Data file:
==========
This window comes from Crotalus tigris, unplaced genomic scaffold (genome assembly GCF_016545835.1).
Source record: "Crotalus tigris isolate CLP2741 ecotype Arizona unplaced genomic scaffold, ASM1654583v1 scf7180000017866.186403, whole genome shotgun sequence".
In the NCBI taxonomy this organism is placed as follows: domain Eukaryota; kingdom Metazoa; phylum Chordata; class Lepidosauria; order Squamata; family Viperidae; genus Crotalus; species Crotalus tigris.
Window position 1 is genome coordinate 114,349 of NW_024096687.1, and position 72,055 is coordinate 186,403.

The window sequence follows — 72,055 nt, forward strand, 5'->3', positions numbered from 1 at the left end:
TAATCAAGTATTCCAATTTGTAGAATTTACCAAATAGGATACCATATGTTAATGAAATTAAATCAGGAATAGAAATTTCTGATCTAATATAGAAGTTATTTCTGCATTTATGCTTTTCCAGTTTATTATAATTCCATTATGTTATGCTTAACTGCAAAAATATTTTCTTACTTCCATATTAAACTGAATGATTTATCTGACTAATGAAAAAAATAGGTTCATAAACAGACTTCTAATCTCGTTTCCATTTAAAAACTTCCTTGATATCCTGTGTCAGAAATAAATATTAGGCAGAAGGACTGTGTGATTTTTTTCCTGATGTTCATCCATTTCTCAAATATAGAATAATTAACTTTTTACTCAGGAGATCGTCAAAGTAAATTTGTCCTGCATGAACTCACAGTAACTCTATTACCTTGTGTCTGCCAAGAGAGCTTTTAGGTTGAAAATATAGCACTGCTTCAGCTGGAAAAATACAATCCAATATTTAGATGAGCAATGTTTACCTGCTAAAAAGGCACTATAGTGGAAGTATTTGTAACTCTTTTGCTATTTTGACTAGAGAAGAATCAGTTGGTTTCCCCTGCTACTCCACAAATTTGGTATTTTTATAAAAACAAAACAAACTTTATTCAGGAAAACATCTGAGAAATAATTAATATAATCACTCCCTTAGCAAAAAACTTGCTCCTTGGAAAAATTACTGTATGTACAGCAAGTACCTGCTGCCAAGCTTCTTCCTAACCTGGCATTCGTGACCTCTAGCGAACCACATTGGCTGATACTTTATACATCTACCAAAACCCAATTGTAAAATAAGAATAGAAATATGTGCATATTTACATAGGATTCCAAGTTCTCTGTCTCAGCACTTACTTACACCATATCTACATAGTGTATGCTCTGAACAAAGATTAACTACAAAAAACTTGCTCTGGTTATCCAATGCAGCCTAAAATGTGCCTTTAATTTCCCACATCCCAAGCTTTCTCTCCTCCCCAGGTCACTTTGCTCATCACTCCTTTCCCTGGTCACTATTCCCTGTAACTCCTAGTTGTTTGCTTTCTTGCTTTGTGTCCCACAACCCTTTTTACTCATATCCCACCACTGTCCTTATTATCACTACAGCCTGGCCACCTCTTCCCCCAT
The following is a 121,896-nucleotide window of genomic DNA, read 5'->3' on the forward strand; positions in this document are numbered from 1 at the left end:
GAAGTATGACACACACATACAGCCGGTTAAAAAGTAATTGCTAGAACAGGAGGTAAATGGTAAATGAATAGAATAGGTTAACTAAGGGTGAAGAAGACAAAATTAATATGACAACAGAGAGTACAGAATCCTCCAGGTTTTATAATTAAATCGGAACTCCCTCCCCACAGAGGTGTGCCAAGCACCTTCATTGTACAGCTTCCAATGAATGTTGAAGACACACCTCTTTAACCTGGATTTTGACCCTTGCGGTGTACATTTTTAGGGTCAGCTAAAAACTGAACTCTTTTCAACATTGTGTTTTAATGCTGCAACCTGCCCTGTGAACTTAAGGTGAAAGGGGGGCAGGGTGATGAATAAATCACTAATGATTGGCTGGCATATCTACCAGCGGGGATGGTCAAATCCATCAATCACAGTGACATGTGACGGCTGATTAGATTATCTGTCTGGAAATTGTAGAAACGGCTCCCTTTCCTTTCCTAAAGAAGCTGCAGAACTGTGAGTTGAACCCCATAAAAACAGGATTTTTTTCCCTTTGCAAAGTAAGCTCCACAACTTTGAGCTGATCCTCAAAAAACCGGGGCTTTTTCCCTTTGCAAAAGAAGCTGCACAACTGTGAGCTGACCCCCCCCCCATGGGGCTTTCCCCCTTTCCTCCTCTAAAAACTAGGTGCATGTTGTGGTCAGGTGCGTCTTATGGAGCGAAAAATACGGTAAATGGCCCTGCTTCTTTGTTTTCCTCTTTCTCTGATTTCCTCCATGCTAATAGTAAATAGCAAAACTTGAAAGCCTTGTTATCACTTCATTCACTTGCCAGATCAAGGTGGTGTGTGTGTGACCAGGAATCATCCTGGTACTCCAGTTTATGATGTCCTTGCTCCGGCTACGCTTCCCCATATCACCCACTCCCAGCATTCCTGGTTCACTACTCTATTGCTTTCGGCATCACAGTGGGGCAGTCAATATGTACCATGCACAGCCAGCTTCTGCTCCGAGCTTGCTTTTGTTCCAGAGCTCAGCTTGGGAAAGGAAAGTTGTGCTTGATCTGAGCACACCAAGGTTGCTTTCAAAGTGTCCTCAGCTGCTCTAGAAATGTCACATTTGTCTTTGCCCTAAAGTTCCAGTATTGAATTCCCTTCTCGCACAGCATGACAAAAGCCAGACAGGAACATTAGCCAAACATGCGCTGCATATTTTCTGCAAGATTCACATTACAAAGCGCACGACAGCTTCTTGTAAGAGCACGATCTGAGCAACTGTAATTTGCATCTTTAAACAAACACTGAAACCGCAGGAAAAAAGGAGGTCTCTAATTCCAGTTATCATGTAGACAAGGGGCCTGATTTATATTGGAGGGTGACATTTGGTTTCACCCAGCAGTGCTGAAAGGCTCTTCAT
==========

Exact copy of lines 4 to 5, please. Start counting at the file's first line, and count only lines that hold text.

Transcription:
Window position 1 is genome coordinate 114,349 of NW_024096687.1, and position 72,055 is coordinate 186,403.

The window sequence follows — 72,055 nt, forward strand, 5'->3', positions numbered from 1 at the left end: